The RIVERKEEPERS: Two Activists Fight to
Environment as a Basic Human Right by
Robert Kennedy, Al
story of the people of New York's forty year fight to take back THEIR
blessed Hudson River.
In the 1960s the Hudson River,
threat from polluters and energy concerns but beloved by its shoreline
residents and local fishermen, became one of the United States' first
major environmental battlegrounds. Out of those early legal wrangles
emerged some important environmental legislation, and also the
Soundkeeper organization, with a mandate to fight for the health of
this historic New York river.
This book reveals something about the
organization, and even more about the history of the Hudson and
environmentalism in America, from John Winthrop to Newt Gingrich, and
quite a bit, too, about the upbringings--glamorous (who'd have thought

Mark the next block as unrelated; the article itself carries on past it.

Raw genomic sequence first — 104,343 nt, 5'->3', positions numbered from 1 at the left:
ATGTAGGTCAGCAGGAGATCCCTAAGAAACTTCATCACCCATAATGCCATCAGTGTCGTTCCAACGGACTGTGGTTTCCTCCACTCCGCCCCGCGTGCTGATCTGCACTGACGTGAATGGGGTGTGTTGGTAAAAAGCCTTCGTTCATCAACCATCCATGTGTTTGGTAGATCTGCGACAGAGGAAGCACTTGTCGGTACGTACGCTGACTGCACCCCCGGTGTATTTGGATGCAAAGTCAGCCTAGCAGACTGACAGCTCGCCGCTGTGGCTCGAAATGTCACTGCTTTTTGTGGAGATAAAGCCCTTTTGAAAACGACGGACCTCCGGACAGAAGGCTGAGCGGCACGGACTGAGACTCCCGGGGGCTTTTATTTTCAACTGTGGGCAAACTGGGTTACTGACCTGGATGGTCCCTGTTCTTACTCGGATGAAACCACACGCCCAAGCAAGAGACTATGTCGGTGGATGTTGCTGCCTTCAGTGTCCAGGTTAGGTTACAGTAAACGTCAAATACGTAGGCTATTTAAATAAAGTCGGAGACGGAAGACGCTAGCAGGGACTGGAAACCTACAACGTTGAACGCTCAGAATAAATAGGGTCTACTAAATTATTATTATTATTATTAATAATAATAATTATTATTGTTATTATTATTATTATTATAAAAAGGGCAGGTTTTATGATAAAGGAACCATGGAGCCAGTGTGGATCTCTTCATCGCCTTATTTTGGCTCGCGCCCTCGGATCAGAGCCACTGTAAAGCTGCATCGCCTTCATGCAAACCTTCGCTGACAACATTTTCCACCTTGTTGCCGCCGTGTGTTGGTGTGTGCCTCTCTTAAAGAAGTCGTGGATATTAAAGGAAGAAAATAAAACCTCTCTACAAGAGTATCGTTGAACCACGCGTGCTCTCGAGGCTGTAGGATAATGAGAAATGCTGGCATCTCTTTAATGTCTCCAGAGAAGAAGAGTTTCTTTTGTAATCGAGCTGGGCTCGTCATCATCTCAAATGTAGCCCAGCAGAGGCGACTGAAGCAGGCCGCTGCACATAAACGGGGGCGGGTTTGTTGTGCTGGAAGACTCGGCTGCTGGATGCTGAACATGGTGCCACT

keeping a pet seal in your swimming pool would lead to activism?) and
not-so-unusual of its authors.
Promising early chapters sketch out
exploitation of the river by industry and describe some of its colorful
champions. (One of the most interesting here is Robert H. Boyle, the
writer of a seminal account of the Hudson, The Hudson River:
Natural and Unnatural History, who comes off as a hero.) A
final section explains in accessible terms the basis for environmental
law in the founding of our country. In between, this book sometimes
falters under the weight of too much information. You can't fault these
writers for the work they've done, or for the scattered gems of
thoughtful information on the modern environmental movement, which make
this book worth reading.